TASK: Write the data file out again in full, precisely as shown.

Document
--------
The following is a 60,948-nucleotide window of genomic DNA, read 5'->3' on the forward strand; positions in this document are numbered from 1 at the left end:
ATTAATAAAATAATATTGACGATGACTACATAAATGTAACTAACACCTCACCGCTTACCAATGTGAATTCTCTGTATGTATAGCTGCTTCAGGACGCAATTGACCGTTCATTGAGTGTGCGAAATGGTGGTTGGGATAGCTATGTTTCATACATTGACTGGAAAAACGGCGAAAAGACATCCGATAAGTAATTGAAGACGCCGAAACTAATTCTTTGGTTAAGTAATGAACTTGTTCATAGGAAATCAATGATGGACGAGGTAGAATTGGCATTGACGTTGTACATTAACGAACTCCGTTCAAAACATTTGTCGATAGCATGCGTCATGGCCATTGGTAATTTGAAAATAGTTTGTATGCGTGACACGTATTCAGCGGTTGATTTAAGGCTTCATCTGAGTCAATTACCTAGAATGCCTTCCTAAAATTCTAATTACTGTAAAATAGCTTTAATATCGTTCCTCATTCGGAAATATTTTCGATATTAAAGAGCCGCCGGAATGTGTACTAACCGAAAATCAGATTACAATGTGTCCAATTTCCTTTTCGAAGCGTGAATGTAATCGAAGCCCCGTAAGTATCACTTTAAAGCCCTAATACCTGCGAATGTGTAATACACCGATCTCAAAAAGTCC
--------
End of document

The following is a 60,948-nucleotide window of genomic DNA, read 5'->3' on the forward strand; positions in this document are numbered from 1 at the left end:
ATTAATAAAATAATATTGACGATGACTACATAAATGTAACTAACACCTCACCGCTTACCAATGTGAATTCTCTGTATGTATAGCTGCTTCAGGACGCAATTGACCGTTCATTGAGTGTGCGAAATGGTGGTTGGGATAGCTATGTTTCATACATTGACTGGAAAAACGGCGAAAAGACATCCGATAAGTAATTGAAGACGCCGAAACTAATTCTTTGGTTAAGTAATGAACTTGTTCATAGGAAATCAATGATGGACGAGGTAGAATTGGCATTGACGTTGTACATTAACGAACTCCGTTCAAAACATTTGTCGATAGCATGCGTCATGGCCATTGGTAATTTGAAAATAGTTTGTATGCGTGACACGTATTCAGCGGTTGATTTAAGGCTTCATCTGAGTCAATTACCTAGAATGCCTTCCTAAAATTCTAATTACTGTAAAATAGCTTTAATATCGTTCCTCATTCGGAAATATTTTCGATATTAAAGAGCCGCCGGAATGTGTACTAACCGAAAATCAGATTACAATGTGTCCAATTTCCTTTTCGAAGCGTGAATGTAATCGAAGCCCCGTAAGTATCACTTTAAAGCCCTAATACCTGCGAATGTGTAATACACCGATCTCAAAAAGTCC